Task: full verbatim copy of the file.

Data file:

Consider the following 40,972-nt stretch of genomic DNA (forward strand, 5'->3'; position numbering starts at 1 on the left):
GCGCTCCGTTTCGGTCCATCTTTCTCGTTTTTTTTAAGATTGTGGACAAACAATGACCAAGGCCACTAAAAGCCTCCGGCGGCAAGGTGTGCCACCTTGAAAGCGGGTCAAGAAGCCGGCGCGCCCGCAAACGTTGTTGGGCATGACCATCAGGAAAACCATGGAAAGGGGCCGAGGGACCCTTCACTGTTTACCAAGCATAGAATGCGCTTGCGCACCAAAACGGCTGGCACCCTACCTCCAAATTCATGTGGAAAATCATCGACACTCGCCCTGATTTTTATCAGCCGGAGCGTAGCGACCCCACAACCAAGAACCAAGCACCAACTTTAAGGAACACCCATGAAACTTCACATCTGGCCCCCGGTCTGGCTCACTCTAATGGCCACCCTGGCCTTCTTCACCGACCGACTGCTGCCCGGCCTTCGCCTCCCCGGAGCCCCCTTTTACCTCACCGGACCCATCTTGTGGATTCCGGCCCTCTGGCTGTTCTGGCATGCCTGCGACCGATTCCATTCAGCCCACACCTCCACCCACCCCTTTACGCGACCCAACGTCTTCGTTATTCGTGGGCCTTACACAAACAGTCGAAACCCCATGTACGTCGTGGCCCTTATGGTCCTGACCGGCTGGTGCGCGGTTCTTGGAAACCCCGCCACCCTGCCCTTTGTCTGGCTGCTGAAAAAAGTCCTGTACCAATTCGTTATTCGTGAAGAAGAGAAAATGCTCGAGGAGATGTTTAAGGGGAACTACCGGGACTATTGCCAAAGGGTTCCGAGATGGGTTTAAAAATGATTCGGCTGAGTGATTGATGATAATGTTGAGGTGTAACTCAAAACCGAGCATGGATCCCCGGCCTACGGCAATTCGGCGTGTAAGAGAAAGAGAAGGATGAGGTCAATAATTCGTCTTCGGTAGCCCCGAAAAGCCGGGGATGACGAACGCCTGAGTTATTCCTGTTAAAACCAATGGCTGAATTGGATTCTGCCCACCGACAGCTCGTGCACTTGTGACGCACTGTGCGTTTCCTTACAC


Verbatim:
Consider the following 40,972-nt stretch of genomic DNA (forward strand, 5'->3'; position numbering starts at 1 on the left):
GCGCTCCGTTTCGGTCCATCTTTCTCGTTTTTTTTAAGATTGTGGACAAACAATGACCAAGGCCACTAAAAGCCTCCGGCGGCAAGGTGTGCCACCTTGAAAGCGGGTCAAGAAGCCGGCGCGCCCGCAAACGTTGTTGGGCATGACCATCAGGAAAACCATGGAAAGGGGCCGAGGGACCCTTCACTGTTTACCAAGCATAGAATGCGCTTGCGCACCAAAACGGCTGGCACCCTACCTCCAAATTCATGTGGAAAATCATCGACACTCGCCCTGATTTTTATCAGCCGGAGCGTAGCGACCCCACAACCAAGAACCAAGCACCAACTTTAAGGAACACCCATGAAACTTCACATCTGGCCCCCGGTCTGGCTCACTCTAATGGCCACCCTGGCCTTCTTCACCGACCGACTGCTGCCCGGCCTTCGCCTCCCCGGAGCCCCCTTTTACCTCACCGGACCCATCTTGTGGATTCCGGCCCTCTGGCTGTTCTGGCATGCCTGCGACCGATTCCATTCAGCCCACACCTCCACCCACCCCTTTACGCGACCCAACGTCTTCGTTATTCGTGGGCCTTACACAAACAGTCGAAACCCCATGTACGTCGTGGCCCTTATGGTCCTGACCGGCTGGTGCGCGGTTCTTGGAAACCCCGCCACCCTGCCCTTTGTCTGGCTGCTGAAAAAAGTCCTGTACCAATTCGTTATTCGTGAAGAAGAGAAAATGCTCGAGGAGATGTTTAAGGGGAACTACCGGGACTATTGCCAAAGGGTTCCGAGATGGGTTTAAAAATGATTCGGCTGAGTGATTGATGATAATGTTGAGGTGTAACTCAAAACCGAGCATGGATCCCCGGCCTACGGCAATTCGGCGTGTAAGAGAAAGAGAAGGATGAGGTCAATAATTCGTCTTCGGTAGCCCCGAAAAGCCGGGGATGACGAACGCCTGAGTTATTCCTGTTAAAACCAATGGCTGAATTGGATTCTGCCCACCGACAGCTCGTGCACTTGTGACGCACTGTGCGTTTCCTTACAC